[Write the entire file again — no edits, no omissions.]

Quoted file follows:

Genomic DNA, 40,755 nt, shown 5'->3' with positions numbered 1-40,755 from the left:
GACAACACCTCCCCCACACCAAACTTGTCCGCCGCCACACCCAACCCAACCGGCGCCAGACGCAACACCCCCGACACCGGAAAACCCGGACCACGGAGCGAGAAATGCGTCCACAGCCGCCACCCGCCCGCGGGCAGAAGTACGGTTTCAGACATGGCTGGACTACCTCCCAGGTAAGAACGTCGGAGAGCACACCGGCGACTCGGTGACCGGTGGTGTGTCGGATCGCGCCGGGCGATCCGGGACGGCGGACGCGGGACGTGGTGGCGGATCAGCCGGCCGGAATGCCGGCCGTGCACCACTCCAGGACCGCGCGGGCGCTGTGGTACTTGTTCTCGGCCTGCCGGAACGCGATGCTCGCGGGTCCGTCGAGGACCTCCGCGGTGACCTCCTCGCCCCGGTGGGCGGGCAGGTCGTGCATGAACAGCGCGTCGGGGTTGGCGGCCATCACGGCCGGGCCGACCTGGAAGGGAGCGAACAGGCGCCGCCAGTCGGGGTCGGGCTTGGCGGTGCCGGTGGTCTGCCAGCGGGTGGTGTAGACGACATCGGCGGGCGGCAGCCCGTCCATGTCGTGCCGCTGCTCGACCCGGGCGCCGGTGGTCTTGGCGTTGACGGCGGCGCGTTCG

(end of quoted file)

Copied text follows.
Genomic DNA, 40,755 nt, shown 5'->3' with positions numbered 1-40,755 from the left:
GACAACACCTCCCCCACACCAAACTTGTCCGCCGCCACACCCAACCCAACCGGCGCCAGACGCAACACCCCCGACACCGGAAAACCCGGACCACGGAGCGAGAAATGCGTCCACAGCCGCCACCCGCCCGCGGGCAGAAGTACGGTTTCAGACATGGCTGGACTACCTCCCAGGTAAGAACGTCGGAGAGCACACCGGCGACTCGGTGACCGGTGGTGTGTCGGATCGCGCCGGGCGATCCGGGACGGCGGACGCGGGACGTGGTGGCGGATCAGCCGGCCGGAATGCCGGCCGTGCACCACTCCAGGACCGCGCGGGCGCTGTGGTACTTGTTCTCGGCCTGCCGGAACGCGATGCTCGCGGGTCCGTCGAGGACCTCCGCGGTGACCTCCTCGCCCCGGTGGGCGGGCAGGTCGTGCATGAACAGCGCGTCGGGGTTGGCGGCCATCACGGCCGGGCCGACCTGGAAGGGAGCGAACAGGCGCCGCCAGTCGGGGTCGGGCTTGGCGGTGCCGGTGGTCTGCCAGCGGGTGGTGTAGACGACATCGGCGGGCGGCAGCCCGTCCATGTCGTGCCGCTGCTCGACCCGGGCGCCGGTGGTCTTGGCGTTGACGGCGGCGCGTTCG